you will not only need to delete the line but also make a once off change to the properties of the display when the script next runs.


This is the line which puts a permanent crimp on the buffers so that you cannot scroll to see outside the current window.

mode con: cols=90 lines=60 & REM CLS


This is an improvement for the second line to widen the display but NOT affect vertical scrolling :-

mode con: cols=90

The beauty of that is the height is not affected,

therefore the laptop can use its default height for the display window,

and ALSO retain the default height for the buffer size so that vertical scroll can show what disappeared off the top of the display (up to perhaps 300 lines)


Regrettably, for those who have adjusted the code to "lines=47",

Windows will remember that for this script (it also remembers the same default when I rename the script)

hence that will still be the default even when "lines=47" is omitted.


Fortunately the "addiction" can be cured.

Just launch the script and when it pauses for your keyboard response,

then FIRST right click the tiny back icon in the top left corner of the "DOS" Window and select Properties,

then click the Tab Layout and you can increase the Screen Buffer Size to what you need.

Click O.K. and you have set your new default.

If you like you can also click the Tab Colors and choose what you like

perhaps based upon readability, or perhaps to match the colour of one's shoes :D


If required, an alternative second line to give yellow text on blue background is
COLOR 1E & mode con: cols=90


My current inclination is to refrain from asserting Windows boundaries unless it can be done without changing buffer sizes,

and shrink the output to fit into an installation default width (which I guess is 81 chars)

and try to reduce the height of the display.




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New version Trim_8 released.


This uses 80 columns by 38 lines when run.

The "Mode Con:" fix on line 2 should no longer be needed, so I have disabled with a preceding "REM".


Trim_8 enhancements :-


It now removes the trailing spaces that it previously merely identified.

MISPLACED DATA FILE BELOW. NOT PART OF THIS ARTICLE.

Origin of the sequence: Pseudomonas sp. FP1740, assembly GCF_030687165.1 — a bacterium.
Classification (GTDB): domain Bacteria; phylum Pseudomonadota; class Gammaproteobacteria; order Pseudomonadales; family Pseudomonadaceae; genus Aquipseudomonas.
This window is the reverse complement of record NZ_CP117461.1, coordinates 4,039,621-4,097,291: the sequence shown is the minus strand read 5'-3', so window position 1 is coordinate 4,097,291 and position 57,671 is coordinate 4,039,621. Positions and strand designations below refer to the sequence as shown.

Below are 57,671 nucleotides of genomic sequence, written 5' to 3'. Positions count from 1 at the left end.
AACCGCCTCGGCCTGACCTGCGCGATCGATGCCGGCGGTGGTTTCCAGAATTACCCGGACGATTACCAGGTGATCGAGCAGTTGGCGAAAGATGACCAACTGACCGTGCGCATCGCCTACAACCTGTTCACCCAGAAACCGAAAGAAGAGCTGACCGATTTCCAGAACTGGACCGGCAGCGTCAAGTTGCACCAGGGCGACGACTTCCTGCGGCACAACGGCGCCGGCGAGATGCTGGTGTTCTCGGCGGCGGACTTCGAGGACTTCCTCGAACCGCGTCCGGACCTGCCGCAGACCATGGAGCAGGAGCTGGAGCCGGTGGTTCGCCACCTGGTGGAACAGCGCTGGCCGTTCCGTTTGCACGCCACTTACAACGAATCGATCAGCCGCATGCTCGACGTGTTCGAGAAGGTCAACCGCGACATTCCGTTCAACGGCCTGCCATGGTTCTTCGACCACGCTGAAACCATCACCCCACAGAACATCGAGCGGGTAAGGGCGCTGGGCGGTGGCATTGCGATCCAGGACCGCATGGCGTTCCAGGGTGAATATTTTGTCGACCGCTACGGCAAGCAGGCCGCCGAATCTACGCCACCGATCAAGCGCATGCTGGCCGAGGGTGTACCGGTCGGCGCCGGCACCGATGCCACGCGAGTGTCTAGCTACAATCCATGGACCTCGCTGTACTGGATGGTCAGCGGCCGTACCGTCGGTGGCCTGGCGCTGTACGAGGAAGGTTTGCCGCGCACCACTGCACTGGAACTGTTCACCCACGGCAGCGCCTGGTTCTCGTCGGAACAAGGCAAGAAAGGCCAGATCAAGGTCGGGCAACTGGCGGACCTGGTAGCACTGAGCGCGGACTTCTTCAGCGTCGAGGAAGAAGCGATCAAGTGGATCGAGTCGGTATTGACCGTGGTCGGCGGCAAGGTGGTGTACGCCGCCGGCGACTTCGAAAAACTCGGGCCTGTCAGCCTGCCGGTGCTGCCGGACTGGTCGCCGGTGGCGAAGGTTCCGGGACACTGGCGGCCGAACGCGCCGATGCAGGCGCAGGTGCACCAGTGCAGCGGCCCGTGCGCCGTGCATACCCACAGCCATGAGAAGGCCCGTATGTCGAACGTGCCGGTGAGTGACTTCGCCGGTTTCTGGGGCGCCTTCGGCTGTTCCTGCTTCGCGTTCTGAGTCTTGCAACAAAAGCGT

It now warns if "REMOVESELF" targets result in Volatile Detections.

In theory it is simple to shorten the path to the detection file/key so it is not part of the deletion target;

In practice the simplest of changes cause the most subtle and evasive and time consuming problems,

so I will leave the fixing to those who can test the consequences themselves.

N.B. Detection MAY be enhanced by use of a totally different detection file/key,

instead of the "simplest" cure of a shortened path.


Neither feature gives immediate benefit to the average user because :-

Winapp2.ini Version: v1.0.120113 no longer has trailing spaces ;

You are only warned about "REMOVESELF" etc problems, but at least you will know what to fix if you want to.


Both features should be useful for validating any new submission to WinApp2.ini.


Just rename the attached Trim_8.txt to Trim_8.bat and use as before





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Working fine on my W7 x86. I see where it removed the trailing spaces :thumbs:


I just put a system together that does not have ccleaner on it and will try on that.


Will test other x86/64 later tonight.

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Is it possible to include an option to exclude not needed entries? I think a user generated file (with "Notepad", labeled "exlude.txt") in the folder of "trim_x.bat" should be a possible way.


Here an example for "exclude.txt":

[Remote Desktop Connection More*]
[Windows 7 MUICache*]
[Windows 7 ShellBags*]


I hope it is understandable what I mean. I just want to copy the names of the not needed entries to the file "exclude.txt" and then "trim_x.bat" doesn't copy them to the trimmed "winapp2.ini". So the new "winapp2.ini" gets even smaller. What do you think about it?

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Yes, I understand and will deliver,

but I will wait a couple of days before updating to the next release to see if there are any further desirable features to add - or undesirable features to neutralize.